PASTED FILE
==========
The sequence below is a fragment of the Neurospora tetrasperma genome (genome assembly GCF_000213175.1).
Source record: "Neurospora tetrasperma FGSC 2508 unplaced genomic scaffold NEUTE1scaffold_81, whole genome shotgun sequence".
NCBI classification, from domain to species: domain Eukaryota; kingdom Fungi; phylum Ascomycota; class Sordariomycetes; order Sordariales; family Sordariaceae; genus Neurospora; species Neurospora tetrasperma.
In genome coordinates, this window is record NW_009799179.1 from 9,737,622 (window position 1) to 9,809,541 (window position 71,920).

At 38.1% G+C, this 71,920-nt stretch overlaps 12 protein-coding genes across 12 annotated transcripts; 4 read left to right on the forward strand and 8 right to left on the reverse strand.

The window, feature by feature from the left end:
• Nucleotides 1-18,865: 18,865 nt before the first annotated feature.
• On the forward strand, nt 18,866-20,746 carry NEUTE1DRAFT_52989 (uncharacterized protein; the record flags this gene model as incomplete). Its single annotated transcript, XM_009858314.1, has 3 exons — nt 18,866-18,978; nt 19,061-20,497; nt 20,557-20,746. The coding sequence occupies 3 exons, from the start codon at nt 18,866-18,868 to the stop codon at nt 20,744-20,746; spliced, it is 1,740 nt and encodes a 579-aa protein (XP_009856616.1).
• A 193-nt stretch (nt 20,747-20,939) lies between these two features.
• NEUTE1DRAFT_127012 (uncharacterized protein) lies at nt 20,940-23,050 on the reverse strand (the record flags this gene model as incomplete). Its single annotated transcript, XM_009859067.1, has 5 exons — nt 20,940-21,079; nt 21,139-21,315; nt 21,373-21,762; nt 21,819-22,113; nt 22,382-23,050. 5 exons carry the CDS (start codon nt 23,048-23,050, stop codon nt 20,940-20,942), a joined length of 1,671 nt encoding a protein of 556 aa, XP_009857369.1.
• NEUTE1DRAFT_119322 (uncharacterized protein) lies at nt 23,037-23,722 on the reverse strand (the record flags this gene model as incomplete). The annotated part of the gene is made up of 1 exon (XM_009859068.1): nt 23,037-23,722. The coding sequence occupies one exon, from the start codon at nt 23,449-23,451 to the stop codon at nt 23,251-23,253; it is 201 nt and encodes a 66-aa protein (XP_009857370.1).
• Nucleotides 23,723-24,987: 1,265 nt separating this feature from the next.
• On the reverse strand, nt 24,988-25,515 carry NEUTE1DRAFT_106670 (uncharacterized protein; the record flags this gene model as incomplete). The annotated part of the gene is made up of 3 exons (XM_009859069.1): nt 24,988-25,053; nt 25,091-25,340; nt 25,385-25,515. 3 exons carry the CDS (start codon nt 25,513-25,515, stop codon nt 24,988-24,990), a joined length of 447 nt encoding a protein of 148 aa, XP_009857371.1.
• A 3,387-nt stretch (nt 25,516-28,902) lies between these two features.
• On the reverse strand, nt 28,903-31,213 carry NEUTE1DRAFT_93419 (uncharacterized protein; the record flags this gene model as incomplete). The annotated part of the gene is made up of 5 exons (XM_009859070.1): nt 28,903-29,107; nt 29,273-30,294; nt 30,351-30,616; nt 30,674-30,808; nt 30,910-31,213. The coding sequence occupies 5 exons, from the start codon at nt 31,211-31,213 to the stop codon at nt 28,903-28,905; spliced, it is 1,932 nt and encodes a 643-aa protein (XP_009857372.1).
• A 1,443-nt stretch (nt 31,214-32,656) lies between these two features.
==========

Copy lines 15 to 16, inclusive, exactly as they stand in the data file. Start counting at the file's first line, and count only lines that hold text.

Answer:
• On the reverse strand, nt 28,903-31,213 carry NEUTE1DRAFT_93419 (uncharacterized protein; the record flags this gene model as incomplete). The annotated part of the gene is made up of 5 exons (XM_009859070.1): nt 28,903-29,107; nt 29,273-30,294; nt 30,351-30,616; nt 30,674-30,808; nt 30,910-31,213. The coding sequence occupies 5 exons, from the start codon at nt 31,211-31,213 to the stop codon at nt 28,903-28,905; spliced, it is 1,932 nt and encodes a 643-aa protein (XP_009857372.1).
• A 1,443-nt stretch (nt 31,214-32,656) lies between these two features.